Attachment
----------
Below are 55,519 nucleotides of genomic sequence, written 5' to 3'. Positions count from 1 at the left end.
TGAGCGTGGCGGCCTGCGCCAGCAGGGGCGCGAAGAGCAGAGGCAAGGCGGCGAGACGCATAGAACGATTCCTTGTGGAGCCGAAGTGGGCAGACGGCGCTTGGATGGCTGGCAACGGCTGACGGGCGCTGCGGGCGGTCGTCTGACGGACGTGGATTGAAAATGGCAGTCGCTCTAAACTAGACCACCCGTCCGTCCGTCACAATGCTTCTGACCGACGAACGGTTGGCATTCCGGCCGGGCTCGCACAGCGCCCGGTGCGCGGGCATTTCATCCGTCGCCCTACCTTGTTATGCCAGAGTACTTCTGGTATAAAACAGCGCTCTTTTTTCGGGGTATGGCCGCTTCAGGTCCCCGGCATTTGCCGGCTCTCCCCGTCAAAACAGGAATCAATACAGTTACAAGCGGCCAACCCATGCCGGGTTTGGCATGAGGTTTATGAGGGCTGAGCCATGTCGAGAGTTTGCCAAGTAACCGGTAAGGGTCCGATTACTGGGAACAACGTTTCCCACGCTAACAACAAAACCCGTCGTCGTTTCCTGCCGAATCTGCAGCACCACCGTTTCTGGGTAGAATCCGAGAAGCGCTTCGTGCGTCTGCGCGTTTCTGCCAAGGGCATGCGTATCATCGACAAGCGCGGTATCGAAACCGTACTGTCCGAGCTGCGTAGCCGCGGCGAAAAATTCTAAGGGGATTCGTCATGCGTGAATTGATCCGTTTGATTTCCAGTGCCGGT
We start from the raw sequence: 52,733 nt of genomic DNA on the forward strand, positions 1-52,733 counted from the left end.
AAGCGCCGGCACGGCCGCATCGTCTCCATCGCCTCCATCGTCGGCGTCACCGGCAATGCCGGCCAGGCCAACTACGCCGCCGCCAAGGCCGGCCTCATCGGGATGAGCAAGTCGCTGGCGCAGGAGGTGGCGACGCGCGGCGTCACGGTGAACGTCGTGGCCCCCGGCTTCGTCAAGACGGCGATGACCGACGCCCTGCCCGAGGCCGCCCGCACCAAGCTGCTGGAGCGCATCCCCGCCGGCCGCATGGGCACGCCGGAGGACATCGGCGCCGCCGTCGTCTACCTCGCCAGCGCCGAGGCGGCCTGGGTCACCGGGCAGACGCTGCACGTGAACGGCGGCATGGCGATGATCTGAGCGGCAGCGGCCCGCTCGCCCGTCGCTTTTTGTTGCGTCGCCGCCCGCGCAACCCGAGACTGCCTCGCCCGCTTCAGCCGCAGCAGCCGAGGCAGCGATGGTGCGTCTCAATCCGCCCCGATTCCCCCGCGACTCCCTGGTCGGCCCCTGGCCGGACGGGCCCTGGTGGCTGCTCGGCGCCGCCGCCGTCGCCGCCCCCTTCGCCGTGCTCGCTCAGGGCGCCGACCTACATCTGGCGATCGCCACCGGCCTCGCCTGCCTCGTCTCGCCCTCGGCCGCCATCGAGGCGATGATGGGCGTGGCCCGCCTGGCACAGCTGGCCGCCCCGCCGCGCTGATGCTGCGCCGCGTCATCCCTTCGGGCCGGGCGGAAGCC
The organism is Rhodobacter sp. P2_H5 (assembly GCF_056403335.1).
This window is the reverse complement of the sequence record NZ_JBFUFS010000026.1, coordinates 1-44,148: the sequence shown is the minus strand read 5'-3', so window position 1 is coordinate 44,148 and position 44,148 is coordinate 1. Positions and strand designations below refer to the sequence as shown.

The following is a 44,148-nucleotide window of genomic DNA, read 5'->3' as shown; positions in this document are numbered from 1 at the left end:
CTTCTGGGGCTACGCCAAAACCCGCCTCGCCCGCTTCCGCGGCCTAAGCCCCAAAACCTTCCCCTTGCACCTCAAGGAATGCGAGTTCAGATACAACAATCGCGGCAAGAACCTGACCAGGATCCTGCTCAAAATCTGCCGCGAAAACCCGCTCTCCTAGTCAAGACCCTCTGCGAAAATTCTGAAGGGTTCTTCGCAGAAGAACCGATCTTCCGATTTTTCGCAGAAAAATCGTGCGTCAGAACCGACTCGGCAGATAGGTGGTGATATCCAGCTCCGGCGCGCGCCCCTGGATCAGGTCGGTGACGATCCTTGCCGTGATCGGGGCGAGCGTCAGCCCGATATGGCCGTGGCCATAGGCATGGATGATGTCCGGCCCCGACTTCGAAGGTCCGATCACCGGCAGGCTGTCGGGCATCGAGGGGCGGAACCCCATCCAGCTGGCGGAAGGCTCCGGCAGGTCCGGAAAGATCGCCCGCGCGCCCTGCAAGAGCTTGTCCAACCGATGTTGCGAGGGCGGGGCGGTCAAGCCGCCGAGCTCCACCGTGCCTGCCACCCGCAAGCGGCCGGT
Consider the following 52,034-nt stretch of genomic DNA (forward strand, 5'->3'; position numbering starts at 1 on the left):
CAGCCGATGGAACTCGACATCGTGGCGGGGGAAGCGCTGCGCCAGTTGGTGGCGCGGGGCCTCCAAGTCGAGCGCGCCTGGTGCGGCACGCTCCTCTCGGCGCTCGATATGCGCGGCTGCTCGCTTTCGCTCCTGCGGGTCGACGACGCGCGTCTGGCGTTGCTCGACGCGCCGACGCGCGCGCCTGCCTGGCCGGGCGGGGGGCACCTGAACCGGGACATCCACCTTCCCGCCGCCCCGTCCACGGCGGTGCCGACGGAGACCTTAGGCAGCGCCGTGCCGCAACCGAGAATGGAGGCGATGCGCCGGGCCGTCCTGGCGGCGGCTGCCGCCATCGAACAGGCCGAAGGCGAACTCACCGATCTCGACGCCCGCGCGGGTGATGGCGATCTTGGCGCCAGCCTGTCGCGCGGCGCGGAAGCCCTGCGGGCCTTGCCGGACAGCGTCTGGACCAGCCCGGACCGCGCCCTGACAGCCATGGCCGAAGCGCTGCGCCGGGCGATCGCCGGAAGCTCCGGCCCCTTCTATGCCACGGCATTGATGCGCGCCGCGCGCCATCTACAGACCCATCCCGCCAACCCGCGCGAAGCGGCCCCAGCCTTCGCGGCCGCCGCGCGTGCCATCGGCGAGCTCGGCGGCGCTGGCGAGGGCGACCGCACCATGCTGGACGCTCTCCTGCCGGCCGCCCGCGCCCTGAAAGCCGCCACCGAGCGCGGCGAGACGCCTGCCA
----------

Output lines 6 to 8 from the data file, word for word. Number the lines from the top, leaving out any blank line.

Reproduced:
This window is the reverse complement of the sequence record NZ_JBFUFS010000026.1, coordinates 1-44,148: the sequence shown is the minus strand read 5'-3', so window position 1 is coordinate 44,148 and position 44,148 is coordinate 1. Positions and strand designations below refer to the sequence as shown.

The following is a 44,148-nucleotide window of genomic DNA, read 5'->3' as shown; positions in this document are numbered from 1 at the left end:
CTTCTGGGGCTACGCCAAAACCCGCCTCGCCCGCTTCCGCGGCCTAAGCCCCAAAACCTTCCCCTTGCACCTCAAGGAATGCGAGTTCAGATACAACAATCGCGGCAAGAACCTGACCAGGATCCTGCTCAAAATCTGCCGCGAAAACCCGCTCTCCTAGTCAAGACCCTCTGCGAAAATTCTGAAGGGTTCTTCGCAGAAGAACCGATCTTCCGATTTTTCGCAGAAAAATCGTGCGTCAGAACCGACTCGGCAGATAGGTGGTGATATCCAGCTCCGGCGCGCGCCCCTGGATCAGGTCGGTGACGATCCTTGCCGTGATCGGGGCGAGCGTCAGCCCGATATGGCCGTGGCCATAGGCATGGATGATGTCCGGCCCCGACTTCGAAGGTCCGATCACCGGCAGGCTGTCGGGCATCGAGGGGCGGAACCCCATCCAGCTGGCGGAAGGCTCCGGCAGGTCCGGAAAGATCGCCCGCGCGCCCTGCAAGAGCTTGTCCAACCGATGTTGCGAGGGCGGGGCGGTCAAGCCGCCGAGCTCCACCGTGCCTGCCACCCGCAAGCGGCCGGT